- Danny Gorrer should see plenty of time at LCB with Alterraun Verner and Mike Jenkins out
- Da'Quan Bowers' newly-defined role as an inside-outside swingman will get its first test Friday
- TE Austin Seferian-Jenkins has impressed on the practice field but now needs to take it under the lights
If you plan to watch the Tampa Bay Buccaneers' first game of 2014 on Friday night, have a roster handy. There are currently 90 players on the team, and even with a small handful held back by minor injuries there are likely to be upwards of 80 men shuttling in and out of the game for Tampa Bay when they take on the Jacksonville Jaguars in the preseason opener for both teams.
Actually, there's a group of about 25 players or so who will shuttle out of Friday's game in Jacksonville fairly quickly and then put on baseball caps for the rest of the night. Assuming that new Head Coach Lovie Smith handles his preseason playing-time strategy in roughly the same way as most NFL coaches do, you should expected only brief cameos from Josh McCown, Gerald McCoy and most of the starters.
If you've been following the Buccaneers' training camp closely to see who might be sleepers to make the 53-man list for the regular or are leaders in certain position battles, then Friday night's emphasis on the lower two-thirds of the 90-man roster should appeal to you. More than any other preseason game until the finale, this one belongs to those fighting for an NFL foothold.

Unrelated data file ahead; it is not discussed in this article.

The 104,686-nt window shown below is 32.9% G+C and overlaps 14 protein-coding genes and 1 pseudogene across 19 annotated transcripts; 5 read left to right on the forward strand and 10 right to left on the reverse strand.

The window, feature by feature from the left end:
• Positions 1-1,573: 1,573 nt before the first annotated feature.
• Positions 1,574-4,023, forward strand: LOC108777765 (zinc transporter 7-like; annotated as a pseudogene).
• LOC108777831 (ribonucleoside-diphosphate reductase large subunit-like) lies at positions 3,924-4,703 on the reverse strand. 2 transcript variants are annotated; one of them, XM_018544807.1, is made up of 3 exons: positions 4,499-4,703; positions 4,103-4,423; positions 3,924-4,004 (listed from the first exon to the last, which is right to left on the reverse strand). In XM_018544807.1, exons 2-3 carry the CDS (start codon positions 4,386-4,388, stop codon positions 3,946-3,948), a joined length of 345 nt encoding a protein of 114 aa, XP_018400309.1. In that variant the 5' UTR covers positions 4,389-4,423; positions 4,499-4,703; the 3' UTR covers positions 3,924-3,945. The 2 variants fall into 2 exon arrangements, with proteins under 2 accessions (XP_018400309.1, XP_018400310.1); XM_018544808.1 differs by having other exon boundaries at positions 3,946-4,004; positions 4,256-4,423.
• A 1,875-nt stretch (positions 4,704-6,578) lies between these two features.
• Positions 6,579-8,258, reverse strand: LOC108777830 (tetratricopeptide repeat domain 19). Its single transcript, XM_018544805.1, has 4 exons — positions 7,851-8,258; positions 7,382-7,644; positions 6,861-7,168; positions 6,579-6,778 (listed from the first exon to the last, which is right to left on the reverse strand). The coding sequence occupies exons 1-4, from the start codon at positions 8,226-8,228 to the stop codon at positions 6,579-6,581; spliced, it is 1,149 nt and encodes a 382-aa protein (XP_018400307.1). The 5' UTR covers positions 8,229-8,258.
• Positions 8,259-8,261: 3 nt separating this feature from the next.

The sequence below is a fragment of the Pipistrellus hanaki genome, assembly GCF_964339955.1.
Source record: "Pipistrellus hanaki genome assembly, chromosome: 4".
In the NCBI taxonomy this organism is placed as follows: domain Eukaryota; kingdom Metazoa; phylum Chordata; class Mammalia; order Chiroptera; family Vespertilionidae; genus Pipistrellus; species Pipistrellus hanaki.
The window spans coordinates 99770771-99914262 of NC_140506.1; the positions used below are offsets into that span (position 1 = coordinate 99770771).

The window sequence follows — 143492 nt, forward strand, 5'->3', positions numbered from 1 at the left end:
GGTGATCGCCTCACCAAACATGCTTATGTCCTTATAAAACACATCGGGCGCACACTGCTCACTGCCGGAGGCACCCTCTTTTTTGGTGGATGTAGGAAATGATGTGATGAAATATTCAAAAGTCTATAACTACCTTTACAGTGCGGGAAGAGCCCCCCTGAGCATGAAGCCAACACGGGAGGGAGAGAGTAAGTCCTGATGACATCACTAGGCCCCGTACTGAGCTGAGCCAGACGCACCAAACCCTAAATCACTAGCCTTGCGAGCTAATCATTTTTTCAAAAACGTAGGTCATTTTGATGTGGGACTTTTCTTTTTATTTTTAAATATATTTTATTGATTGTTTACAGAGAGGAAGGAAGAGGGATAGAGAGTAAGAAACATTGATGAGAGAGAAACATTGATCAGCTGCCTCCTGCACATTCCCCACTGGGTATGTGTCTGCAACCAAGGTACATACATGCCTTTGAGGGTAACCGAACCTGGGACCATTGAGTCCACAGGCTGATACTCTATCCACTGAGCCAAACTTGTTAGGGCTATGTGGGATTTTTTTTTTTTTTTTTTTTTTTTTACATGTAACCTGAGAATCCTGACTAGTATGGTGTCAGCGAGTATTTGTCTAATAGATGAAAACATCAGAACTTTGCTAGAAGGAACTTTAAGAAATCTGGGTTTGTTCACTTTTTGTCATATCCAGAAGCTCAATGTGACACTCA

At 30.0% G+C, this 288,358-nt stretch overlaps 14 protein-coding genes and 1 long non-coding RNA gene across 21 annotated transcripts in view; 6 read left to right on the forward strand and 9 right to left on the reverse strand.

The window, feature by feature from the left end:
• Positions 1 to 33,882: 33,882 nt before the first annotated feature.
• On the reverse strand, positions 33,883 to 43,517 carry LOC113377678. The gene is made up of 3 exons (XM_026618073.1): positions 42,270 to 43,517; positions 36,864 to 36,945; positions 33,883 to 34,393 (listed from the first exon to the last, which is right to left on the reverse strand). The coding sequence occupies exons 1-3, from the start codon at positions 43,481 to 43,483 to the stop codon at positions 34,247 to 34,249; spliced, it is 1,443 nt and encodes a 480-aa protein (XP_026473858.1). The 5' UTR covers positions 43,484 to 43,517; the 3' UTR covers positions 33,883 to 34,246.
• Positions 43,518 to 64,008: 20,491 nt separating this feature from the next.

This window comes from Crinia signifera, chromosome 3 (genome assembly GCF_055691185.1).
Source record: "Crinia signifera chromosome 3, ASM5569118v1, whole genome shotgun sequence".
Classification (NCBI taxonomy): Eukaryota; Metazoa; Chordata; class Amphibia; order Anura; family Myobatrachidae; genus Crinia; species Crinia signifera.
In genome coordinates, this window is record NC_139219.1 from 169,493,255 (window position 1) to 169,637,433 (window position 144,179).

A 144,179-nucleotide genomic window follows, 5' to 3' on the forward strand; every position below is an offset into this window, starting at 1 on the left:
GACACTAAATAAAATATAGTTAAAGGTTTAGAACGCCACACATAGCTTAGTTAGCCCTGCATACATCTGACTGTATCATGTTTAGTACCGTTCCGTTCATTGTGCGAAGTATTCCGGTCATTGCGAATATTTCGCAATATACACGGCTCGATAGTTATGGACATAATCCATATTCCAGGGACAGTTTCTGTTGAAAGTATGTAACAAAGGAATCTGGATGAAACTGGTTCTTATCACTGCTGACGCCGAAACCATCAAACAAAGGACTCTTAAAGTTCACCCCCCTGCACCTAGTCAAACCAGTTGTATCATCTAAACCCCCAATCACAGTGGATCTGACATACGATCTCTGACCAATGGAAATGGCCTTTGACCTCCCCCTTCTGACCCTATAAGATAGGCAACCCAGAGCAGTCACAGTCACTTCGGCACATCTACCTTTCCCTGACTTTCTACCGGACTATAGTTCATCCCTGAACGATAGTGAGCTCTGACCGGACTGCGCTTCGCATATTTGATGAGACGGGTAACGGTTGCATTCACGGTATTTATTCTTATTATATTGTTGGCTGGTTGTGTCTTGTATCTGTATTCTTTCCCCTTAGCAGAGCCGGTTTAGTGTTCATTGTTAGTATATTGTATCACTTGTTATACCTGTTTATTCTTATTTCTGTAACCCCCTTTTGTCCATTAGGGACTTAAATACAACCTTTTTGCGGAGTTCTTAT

So if you have that 90-man roster for Friday night already at hand, then grab a highlighter, too. You might not be able to follow what every young player on the field is doing in the preseason opener, but you can keep an eye out for some specific competitors. I'm here to suggest five players to which you should pay specific attention while the Bucs are on the field at Jacksonville's EverBank Field, and even giving you their jersey numbers so you can prepare in advance.
1. CB Danny Gorrer (#36)
The fifth-year defender appears to be in line for a lot of playing time in Jacksonville, and that's a good thing because Tampa Bay's new coaching staff needs to see first-hand what they have in this holdover from the last two Buc teams.
On the recently-released depth chart (which is admittedly a work in progress), the Bucs have three cornerbacks listed as starters, including one for the nickel back position: Alterraun Verner, Mike Jenkins and Leonard Johnson. Second-year player Johnthan Banks also seems like a sure thing for the 53-man roster and has been taking the lion's share of the starting RCB spots in training camp.
Verner and Jenkins won't play in Friday's game due to minor leg injuries. That leaves the team having to dip into its cornerback depth to choose a starter on the left side, and it could be Gorrer. When Verner, Jenkins and Rashaan Melvin were all sidelined, it was Gorrer who most often stepped up to the first team on the practice field. It's entirely possible that Gorrer will start on Friday and – unlike most of the regular starters – continue to play deeper into the game.